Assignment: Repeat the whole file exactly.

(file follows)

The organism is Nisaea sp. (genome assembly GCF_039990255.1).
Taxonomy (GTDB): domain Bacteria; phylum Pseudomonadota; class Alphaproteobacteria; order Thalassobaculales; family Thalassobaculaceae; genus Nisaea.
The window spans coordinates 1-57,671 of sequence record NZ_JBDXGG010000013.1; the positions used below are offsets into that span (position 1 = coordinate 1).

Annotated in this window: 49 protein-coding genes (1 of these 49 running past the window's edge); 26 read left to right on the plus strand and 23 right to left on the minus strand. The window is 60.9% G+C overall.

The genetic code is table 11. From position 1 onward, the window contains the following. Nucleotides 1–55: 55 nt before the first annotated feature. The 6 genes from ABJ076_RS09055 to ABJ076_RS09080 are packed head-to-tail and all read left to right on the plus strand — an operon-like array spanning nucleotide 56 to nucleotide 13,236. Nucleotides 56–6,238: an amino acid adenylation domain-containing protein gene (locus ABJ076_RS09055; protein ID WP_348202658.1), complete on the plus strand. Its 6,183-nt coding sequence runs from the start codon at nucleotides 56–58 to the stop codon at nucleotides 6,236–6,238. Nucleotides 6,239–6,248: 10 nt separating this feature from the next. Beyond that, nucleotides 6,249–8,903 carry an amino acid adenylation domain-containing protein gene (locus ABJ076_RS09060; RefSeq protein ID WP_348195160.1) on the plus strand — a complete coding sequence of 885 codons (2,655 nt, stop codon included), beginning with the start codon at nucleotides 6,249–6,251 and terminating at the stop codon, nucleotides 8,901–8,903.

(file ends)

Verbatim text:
The organism is Nisaea sp. (genome assembly GCF_039990255.1).
Taxonomy (GTDB): domain Bacteria; phylum Pseudomonadota; class Alphaproteobacteria; order Thalassobaculales; family Thalassobaculaceae; genus Nisaea.
The window spans coordinates 1-57,671 of sequence record NZ_JBDXGG010000013.1; the positions used below are offsets into that span (position 1 = coordinate 1).

Annotated in this window: 49 protein-coding genes (1 of these 49 running past the window's edge); 26 read left to right on the plus strand and 23 right to left on the minus strand. The window is 60.9% G+C overall.

The genetic code is table 11. From position 1 onward, the window contains the following. Nucleotides 1–55: 55 nt before the first annotated feature. The 6 genes from ABJ076_RS09055 to ABJ076_RS09080 are packed head-to-tail and all read left to right on the plus strand — an operon-like array spanning nucleotide 56 to nucleotide 13,236. Nucleotides 56–6,238: an amino acid adenylation domain-containing protein gene (locus ABJ076_RS09055; protein ID WP_348202658.1), complete on the plus strand. Its 6,183-nt coding sequence runs from the start codon at nucleotides 56–58 to the stop codon at nucleotides 6,236–6,238. Nucleotides 6,239–6,248: 10 nt separating this feature from the next. Beyond that, nucleotides 6,249–8,903 carry an amino acid adenylation domain-containing protein gene (locus ABJ076_RS09060; RefSeq protein ID WP_348195160.1) on the plus strand — a complete coding sequence of 885 codons (2,655 nt, stop codon included), beginning with the start codon at nucleotides 6,249–6,251 and terminating at the stop codon, nucleotides 8,901–8,903.